An English woman and her daughter enlist the aid of a cowboy to try and get their hardy hornless bull to mate with the longhorns of Texas, but have to overcome greedy criminals and the natural elements.
John is working as a cow poke for very little money with his friend Harley when he gets word his brother, DJ, has left him The Cheyenne Social Club. He and Harley ride for nearly a thousand miles to his inheritance only to find he is now the owner of a first class brothel.Written by
John Vogel <email@example.com>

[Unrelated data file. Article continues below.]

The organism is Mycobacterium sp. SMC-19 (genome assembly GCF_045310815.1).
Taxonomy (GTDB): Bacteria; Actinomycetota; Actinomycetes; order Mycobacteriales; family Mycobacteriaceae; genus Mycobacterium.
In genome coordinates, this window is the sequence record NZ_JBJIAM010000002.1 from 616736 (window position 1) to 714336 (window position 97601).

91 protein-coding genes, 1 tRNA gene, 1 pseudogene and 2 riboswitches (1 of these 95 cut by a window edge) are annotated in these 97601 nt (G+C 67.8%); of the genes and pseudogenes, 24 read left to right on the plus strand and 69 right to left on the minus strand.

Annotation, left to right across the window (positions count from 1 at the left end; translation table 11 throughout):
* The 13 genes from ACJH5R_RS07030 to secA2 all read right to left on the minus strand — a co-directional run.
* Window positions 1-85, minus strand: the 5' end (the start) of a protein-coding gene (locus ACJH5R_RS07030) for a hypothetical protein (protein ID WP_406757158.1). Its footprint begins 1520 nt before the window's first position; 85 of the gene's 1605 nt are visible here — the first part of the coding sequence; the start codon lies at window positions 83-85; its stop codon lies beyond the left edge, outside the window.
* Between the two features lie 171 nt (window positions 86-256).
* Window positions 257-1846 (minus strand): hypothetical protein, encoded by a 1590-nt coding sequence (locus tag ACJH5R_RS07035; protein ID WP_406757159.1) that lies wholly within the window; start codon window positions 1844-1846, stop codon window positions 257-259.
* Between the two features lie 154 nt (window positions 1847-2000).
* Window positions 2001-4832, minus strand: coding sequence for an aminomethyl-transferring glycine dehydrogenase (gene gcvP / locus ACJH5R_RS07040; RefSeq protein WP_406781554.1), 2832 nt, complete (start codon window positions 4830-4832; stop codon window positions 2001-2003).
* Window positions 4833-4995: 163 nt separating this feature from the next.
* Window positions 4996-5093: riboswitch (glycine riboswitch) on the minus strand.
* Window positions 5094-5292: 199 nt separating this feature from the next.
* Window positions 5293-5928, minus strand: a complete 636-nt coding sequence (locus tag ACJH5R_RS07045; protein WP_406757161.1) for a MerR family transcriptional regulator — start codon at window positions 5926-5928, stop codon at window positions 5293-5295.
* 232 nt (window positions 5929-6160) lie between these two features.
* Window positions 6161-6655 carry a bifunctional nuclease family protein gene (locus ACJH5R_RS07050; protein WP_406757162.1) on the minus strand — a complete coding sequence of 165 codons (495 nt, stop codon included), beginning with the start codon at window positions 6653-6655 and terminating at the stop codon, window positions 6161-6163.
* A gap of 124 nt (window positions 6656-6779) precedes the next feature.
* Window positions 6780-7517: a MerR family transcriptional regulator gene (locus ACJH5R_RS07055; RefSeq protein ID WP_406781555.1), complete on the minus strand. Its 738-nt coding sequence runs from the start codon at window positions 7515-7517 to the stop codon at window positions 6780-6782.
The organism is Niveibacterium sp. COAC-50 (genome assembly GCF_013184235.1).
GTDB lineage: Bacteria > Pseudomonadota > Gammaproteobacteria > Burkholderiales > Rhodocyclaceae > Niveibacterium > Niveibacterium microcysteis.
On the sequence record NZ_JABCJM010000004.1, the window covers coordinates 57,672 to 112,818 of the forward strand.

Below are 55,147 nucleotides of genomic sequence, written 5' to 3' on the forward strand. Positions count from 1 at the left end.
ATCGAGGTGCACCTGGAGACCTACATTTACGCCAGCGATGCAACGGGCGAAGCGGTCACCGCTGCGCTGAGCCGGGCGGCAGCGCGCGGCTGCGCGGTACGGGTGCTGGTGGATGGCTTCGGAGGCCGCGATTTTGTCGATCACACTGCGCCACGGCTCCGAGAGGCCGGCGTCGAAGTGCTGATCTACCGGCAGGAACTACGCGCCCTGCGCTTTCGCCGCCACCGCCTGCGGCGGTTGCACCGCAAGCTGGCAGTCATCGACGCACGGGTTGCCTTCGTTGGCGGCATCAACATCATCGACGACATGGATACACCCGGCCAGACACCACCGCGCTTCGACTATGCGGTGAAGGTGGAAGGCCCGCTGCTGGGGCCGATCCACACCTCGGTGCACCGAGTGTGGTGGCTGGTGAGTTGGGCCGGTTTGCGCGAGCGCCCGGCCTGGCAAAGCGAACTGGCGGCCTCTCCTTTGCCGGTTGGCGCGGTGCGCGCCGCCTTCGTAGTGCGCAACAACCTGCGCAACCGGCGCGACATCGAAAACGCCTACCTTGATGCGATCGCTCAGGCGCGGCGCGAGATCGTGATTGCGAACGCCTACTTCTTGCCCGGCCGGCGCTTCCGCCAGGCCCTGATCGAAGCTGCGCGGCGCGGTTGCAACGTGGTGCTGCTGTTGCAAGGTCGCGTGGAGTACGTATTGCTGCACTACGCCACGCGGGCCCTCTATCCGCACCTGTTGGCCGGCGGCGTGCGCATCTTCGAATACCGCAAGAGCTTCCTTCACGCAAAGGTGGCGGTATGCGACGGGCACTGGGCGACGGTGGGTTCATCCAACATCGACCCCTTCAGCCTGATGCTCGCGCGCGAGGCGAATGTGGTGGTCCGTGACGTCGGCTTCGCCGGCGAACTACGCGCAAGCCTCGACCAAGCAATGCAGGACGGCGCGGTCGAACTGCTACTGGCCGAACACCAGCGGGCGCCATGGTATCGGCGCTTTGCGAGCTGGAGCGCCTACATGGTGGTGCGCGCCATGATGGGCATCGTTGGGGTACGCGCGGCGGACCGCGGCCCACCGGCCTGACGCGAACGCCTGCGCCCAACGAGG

Is "The Cheyenne Social Club" a comedy or action Western? Director Gene Kelly tries to combine the two with very uneven results. Cowboy James Stewart receives a letter telling him that he has inherited property from his late brother so he starts out for Cheyenne along with his buddy, Henry Fonda. It is only after he arrives that Stewart finds out the Cheyenne Social Club is not a boarding house or saloon as he supposed, but, well, something else. Director Kelly plays up the discomfort Stewart feels being the not so proud owner and his futile efforts to close the place down, but most of the jokes in that vein fall flat. That is not to say we can't find humor as, for example, Stewart changing his politics when he fancies himself as a businessman, or Fonda cracking nuts at inopportune moments. Fonda's speeches as the credits are rolling are hilarious. Stewart listens politely until he can't take any more and finally has to tell Fonda to shut up. The movie is at its best when these two old pros are interacting with one another.
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